|Judy Iskandar, right, shows Nathalia Hardy, left, and Cassandra Weathersbee, middle, how some of Inova Hospital’s X-ray technology works. —Times-Mirror Courtesy Photo|
While students are spending their summer vacation relaxing, a handful of Loudoun County teachers are working with local businesses to discover new ways to enhance education.
The participants were part of the Teachers in Industry Project, sponsored by George Washington University. Created in 2009, the program is a three-week externship that places teachers in different industries to see real-world applications in science, technology, engineering and mathematics (STEM) careers.
This year, around 20 area teachers and 12 Loudoun businesses participated.
The program is open to sixth through 12th grade teachers. Participants apply to the program and, once accepted, are placed in interdisciplinary groups of three to five. The teachers will participate in two four-day externships and one group industry experience.
Nathalia Hardy, an English teacher from Freedom High School, participated in the program last year and joined again this year as a lead teacher.
“I feel so powerful about this program and what it has the power to do,” Hardy said.
Hardy's group was composed of Jason Fournier, a math teacher from Douglass School; Andrea Relator, a social studies teacher from Dominion High School; Deborah Haas, a family and consumer sciences teacher from Heritage High School; and Cassandra Weathersbee, a physical sciences teacher from Louise A. Benton Middle School in Manassas.
The crew spent one day at Neustar, a telecommunications company in Sterling, for the industry experience. The following day, they began their first externship at Inova Loudoun Hospital in Lansdowne.
After a quick briefing, the teachers were given a tour of the facility, including the pediatric emergency room, the adult emergency room and the surgical center. The most extensive tour was given of the diagnostic imaging facility.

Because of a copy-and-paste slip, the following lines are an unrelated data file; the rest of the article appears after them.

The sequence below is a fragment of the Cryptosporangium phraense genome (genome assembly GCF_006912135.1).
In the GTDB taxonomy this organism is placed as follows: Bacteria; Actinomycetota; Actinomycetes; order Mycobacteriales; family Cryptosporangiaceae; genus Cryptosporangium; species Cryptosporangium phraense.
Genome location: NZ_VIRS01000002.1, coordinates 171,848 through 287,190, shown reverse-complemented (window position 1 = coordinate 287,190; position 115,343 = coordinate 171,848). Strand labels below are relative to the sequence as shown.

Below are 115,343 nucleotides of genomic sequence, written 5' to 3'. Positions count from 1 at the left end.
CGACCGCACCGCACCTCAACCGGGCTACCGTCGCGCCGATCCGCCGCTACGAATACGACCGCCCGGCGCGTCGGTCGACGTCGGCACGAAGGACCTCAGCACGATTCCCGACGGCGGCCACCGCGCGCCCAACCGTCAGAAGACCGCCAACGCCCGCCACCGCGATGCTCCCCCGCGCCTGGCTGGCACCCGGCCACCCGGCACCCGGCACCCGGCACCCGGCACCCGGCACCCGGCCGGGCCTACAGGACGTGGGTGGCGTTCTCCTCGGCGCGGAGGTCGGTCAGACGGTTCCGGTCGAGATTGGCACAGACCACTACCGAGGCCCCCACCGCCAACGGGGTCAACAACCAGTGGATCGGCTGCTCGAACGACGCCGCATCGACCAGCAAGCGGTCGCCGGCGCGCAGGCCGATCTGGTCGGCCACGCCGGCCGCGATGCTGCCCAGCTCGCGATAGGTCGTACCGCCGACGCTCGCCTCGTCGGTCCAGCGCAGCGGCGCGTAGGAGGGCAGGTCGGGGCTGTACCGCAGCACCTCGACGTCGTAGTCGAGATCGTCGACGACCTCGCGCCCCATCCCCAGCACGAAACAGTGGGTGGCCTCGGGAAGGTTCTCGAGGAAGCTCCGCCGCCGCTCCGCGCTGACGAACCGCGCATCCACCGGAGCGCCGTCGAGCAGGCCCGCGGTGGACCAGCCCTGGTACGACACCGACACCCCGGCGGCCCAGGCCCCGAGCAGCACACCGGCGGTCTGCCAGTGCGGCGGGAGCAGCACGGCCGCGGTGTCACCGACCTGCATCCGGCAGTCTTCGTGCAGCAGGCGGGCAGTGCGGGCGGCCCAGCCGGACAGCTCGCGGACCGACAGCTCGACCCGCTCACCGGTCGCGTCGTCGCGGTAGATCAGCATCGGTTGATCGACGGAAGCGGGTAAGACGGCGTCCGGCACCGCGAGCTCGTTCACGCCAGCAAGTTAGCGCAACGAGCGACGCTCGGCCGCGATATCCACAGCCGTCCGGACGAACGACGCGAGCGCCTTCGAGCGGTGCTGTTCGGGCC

There, the teachers were guided by clinical radiology specialist Judy Iskandar, whose nearly 40-year career had spanned multiple continents, including Africa and Asia. Iskandar showed them new X-ray technologies, CT scans, MRIs and nuclear medicine. But for the teachers, the most important thing she demonstrated was a lifetime of enjoying a STEM career.
“I love my job,” gushed Iskandar. “I get to meet new people and help them every day.”
For the teachers, Iskandar was a reassurance and something to tell kids to motivate them when they return to the classroom.
“Everybody is personable and seems to love their job,” Fournier. “And the jobs are attainable.”
“It's great to see everyone so happy and excited about their jobs,” she said. “That's something great to bring back.”
The industries of the participating businesses, while all STEM-related, varied widely. Other participating companies include Loudoun Farms, Telos, Metropolitan Washington Airports Authority and Rehau Solutions.
But regardless of the industry, teachers say the benefits of the program are universal, from contacts with people who can come to the classroom to getting kids engaged in STEM learning.
“There's a shortage in the STEM field. In order to adequately get people, we need to do a better job preparing students, and not just in STEM only subjects,” Hardy said. “I love how this program connects this real world experience with my classroom.”
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